We live in an Instagram world, which means every photo you snap and share to social media has to be pretty close to perfect. But when the subject of your photo is a temperamental toddler, taking that "perfect" photo requires more effort than finding the right light. You want the shot to be beautiful and your child to be happy (and, ideally, avoid any temper tantrums along the way.) That's why it's important for you to have some photo taking tips for parents in your belt.
Even if you decide to pay a professional photographer to take your child's photo, these tips as good to have on hand. After all, the last thing you want is to waste your money on a meltdown in the studio. "If you tell a lot of kids, especially under the age of three, 'I want to take your picture' or 'lets go do a photoshoot', they don’t really want to do that," Laura Gehring, an on-site photographer for online retailer zulily, tells Romper. As part of her job, Gehring works with children on a daily basis. Sometimes she works with more professional kids, like Instagram stars Ava and Everleigh. (Just check out the work she did on their BoHo Chic shopping shoot.) But she mainly photographs children who don't spend their lives in front of the camera. By developing some tricks over the year, Gehring has perfected the art of photographing children, as well as making the experience enjoyable for everyone involved.
"At the end of the day, at least for me and for the studio team, really creating an incredible model experience for every day people," Gehring says. So how does she keep kids of all ages smiling through hour-long shoots? Here are some of Gehring's photo taking tips that all parents should utilize during their next photo session.
1Play A Game
Tot not in the mood to take a photo? Try turning it into a game. "I used to do this thing on set like 'Simon Says," Gehring says. "It's like, 'touch your nose, touch your heels, touch your knees,' and you go faster and faster. They try to keep up, and they just break out laughing." Not only does a game like this get the giggles going, but Gehring adds that getting your kids to act a little goofy makes for some great photographable moments.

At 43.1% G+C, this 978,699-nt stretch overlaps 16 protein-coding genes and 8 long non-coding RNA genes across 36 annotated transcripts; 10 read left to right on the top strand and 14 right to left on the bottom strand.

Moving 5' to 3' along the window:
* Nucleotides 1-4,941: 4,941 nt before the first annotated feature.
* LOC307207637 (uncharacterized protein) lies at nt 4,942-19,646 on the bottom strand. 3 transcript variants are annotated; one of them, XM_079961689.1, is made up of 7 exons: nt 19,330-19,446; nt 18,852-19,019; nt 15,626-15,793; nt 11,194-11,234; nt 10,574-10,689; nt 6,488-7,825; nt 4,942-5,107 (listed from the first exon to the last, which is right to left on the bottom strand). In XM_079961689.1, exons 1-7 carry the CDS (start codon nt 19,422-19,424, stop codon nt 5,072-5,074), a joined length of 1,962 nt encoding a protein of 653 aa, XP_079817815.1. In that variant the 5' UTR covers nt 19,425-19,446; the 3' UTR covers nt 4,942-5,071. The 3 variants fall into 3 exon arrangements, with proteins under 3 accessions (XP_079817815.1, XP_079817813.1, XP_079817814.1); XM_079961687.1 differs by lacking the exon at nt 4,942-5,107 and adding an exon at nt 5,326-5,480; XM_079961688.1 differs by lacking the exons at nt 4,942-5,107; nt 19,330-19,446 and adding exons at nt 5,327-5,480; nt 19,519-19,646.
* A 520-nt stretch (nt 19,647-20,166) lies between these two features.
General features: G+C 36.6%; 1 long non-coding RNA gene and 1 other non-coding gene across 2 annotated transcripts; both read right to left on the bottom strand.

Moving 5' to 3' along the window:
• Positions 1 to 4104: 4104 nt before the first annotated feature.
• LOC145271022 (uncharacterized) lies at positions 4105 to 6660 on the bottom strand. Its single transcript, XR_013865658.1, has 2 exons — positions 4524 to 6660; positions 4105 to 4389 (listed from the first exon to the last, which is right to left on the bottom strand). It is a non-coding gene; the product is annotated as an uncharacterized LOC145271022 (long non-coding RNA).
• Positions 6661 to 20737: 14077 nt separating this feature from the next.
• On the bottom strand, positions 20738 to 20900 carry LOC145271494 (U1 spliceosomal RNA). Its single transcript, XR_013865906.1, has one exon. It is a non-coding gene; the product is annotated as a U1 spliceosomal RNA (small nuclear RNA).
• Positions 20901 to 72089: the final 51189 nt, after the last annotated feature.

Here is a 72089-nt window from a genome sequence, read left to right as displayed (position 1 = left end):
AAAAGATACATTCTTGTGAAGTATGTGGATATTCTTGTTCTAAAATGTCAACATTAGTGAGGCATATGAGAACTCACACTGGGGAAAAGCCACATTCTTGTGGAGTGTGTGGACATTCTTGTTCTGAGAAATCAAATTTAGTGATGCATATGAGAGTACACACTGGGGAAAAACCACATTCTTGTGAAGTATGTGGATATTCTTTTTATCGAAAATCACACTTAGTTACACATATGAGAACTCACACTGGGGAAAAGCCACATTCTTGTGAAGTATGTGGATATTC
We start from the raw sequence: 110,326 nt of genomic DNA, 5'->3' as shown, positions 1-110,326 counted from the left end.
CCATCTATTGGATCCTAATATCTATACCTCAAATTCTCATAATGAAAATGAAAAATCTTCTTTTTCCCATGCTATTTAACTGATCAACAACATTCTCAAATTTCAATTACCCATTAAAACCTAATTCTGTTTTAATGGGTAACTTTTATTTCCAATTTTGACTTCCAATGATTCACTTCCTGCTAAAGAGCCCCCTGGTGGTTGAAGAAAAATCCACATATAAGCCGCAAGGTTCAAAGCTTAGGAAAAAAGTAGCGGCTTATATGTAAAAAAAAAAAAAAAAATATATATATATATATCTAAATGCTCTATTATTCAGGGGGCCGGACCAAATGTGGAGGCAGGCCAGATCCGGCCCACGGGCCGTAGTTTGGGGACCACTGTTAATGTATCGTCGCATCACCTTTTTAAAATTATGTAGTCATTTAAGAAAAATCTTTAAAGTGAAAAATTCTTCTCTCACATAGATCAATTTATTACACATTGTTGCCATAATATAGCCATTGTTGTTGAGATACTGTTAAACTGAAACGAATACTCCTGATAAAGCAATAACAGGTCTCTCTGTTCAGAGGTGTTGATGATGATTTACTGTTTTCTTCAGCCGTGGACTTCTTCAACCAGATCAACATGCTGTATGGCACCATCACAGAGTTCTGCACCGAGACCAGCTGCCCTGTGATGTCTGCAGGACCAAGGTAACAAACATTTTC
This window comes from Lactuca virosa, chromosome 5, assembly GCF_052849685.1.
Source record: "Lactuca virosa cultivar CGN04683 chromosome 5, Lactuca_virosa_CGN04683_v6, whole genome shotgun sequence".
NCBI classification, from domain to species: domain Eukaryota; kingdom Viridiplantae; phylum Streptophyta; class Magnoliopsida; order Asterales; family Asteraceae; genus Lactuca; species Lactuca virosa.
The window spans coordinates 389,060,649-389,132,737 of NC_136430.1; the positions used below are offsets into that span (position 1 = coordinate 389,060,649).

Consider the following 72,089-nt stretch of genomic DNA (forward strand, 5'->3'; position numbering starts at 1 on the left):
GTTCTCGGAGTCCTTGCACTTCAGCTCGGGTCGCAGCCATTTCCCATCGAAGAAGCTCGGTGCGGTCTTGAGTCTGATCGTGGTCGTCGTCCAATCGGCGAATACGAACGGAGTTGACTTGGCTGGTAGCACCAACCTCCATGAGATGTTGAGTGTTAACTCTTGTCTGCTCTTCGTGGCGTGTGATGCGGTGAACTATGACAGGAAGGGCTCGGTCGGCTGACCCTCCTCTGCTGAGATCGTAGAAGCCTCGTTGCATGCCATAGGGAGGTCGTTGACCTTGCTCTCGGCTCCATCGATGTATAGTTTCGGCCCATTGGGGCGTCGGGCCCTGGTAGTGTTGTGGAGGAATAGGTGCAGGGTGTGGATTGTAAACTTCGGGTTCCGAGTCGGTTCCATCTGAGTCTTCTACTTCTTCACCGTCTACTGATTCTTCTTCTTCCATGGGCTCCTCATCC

2Experiment With Light
Despite my request to settle the great debate on whether the light should be behind the camera or the subjects, Gehring says the only rule when it comes to photography lighting is to avoid the harsher varieties. "If it [the light] is behind you, you’ll get this really broad frat lit situation, and that can be really amazing," she says. "If you really like that kind of airy back lit look, then the sun should be behind the subject." Ultimately, it comes down to what you prefer and what you’re trying to accomplish.
3Limit The Number Of Poses
Unless your kid is a professional model, they'll quickly get annoyed with your demands to "strike a pose." But Gehring says you can use that to your advantage. Snap shots of them goofing off or acting silly, which Gehring says are some of the best pictures.
4Make Them Feel Comfortable
"Anything that makes them feel comfortable and at home will make for a better shoot," Gehring says. Whether that means having their favorited stuffed animal on set or playing their favorite song in the background, do what you have to do to get them to smile.
5Always Have Snacks On Hand
Even if you're just doing a DIY photo shoot in your backyard, Gehring stresses the importance of sustenance. "We’ve saved so many photoshoots with just snacks," she tells me.
6Take A Break
The worst thing you could do is force your child to take photos when they aren't in the mood. "If it’s already not working, you can come back to it later," Gehring says. "Yeah you might’ve missed one moment, but if they’re not into the photoshoot or having their picture taken don’t try to force it. Because at the end of the day nobody is going to walk away happy from that one. "
7Keep An Eye Out For Candid Moments
The beauty of having a camera phone is that you can tae a picture whenever the opportunity presents itself. Because try as you might to have the picture-perfect photo shoot, sometimes the best images are caught after the shoot. "Those are the moments — the moments that wouldn’t necessarily, that really in the moment just caught your eye," Gehring says. "Like 'oh they’re sitting there on the ground just eating peas,' and it’s something that you really want to capture. Those are the moments that you really want to capture and hold onto for the rest of your life.